“Communication is not like a conveyor belt where the meaning is transferred from one person to another arriving – and being interpreted – exactly the same way it was sent”
Redding and Sincoff (1984)
Over the course of the simulation sessions we have observed, the biggest thing that has struck Alex & I has been the way explicit instructions involving patient safety, and specifically requests for medication, are given with no readback for confirmation. No-one has been able to say why this isn’t done: it just seems to be custom and practice.
The dangers of misunderstandings would seem clear. Aviation has been acutely aware of the consequences of verbal misunderstandings for a long time. Evidence ranges from the amusing – a young traveller inbound for Auckland in New Zealand was transiting in LAX and ended up on a flight to Oakland because he consistently misheard the destination due to the accent – through to the worst accident in aviation history when a 747 taking off in fog in Tenerife collided with another 747 crossing the runway after landing because the pilot misunderstood the Air Traffic Control question “ready for take-off?” and just heard the words “take-off”. 583 people died. Incidentally, that pilot was the airline’s most senior and respected captain.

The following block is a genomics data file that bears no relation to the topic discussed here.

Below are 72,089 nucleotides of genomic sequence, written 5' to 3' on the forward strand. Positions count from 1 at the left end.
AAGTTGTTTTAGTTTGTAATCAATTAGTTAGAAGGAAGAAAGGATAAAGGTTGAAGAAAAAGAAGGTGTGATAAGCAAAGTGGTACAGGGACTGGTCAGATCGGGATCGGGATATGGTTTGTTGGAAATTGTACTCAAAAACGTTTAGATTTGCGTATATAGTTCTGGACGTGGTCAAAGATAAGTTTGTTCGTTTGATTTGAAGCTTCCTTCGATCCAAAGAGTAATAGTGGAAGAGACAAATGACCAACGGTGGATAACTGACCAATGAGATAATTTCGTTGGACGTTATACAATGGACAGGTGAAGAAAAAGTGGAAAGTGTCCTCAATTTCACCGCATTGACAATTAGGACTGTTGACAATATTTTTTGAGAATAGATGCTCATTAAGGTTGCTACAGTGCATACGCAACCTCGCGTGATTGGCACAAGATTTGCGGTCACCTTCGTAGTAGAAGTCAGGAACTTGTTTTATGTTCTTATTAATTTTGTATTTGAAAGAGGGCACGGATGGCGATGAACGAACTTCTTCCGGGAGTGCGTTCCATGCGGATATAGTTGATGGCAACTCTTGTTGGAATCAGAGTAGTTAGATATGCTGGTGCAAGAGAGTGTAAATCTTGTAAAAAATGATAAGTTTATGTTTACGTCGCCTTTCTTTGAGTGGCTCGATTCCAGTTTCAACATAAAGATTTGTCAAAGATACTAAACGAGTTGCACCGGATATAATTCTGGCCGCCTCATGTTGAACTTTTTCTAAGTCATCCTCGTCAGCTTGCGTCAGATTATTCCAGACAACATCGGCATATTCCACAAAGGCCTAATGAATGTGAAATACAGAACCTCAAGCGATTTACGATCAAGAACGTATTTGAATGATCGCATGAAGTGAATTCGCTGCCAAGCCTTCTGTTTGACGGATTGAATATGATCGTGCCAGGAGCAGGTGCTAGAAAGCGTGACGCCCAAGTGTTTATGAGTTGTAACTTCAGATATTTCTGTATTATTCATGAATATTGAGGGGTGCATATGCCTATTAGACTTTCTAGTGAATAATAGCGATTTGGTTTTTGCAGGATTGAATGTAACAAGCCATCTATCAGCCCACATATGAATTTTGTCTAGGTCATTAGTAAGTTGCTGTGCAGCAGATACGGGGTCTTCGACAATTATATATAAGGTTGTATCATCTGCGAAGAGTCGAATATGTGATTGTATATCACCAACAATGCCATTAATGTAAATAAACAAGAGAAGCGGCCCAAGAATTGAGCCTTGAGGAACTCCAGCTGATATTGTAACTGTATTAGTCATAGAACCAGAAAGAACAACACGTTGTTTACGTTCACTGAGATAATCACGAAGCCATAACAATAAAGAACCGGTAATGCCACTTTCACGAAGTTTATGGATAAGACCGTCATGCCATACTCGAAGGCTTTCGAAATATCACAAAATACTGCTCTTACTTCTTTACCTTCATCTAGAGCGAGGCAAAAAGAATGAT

The increased requirements for full PPE brought about by the Covid crisis has further introduced a potential failure point as verbal communication is more muffled beneath full masks. To medically untrained eyes, the system seems to rely on assumptions that the instruction is clear and obvious and has been fully understood once delivered.
Whilst time is usually a factor, the act of repeating back the instruction will take no more than 1-2 seconds and is easy to do. For sure it feels a bit weird to begin with, and the initial instinct is often “don’t you trust me?” when asked to readback an instruction. But given the fact that hearing is the first sense to go in a stressful situation, combined with PPE issues and potential lack of familiarity with team members due to redeployments in the crisis, not to mention fatigue, we are scratching our heads as to why you wouldn’t do it.
The lack of effective communication by aircrew continues to be the most causal factor in aviation accidents (Taneja 2002). Hence anything important that needs communicating gets read back every time. It’s natural to us. And it traps more errors than we care to admit.
Capt Dave Fielding
Project Wingman Co-Founder and Project Lead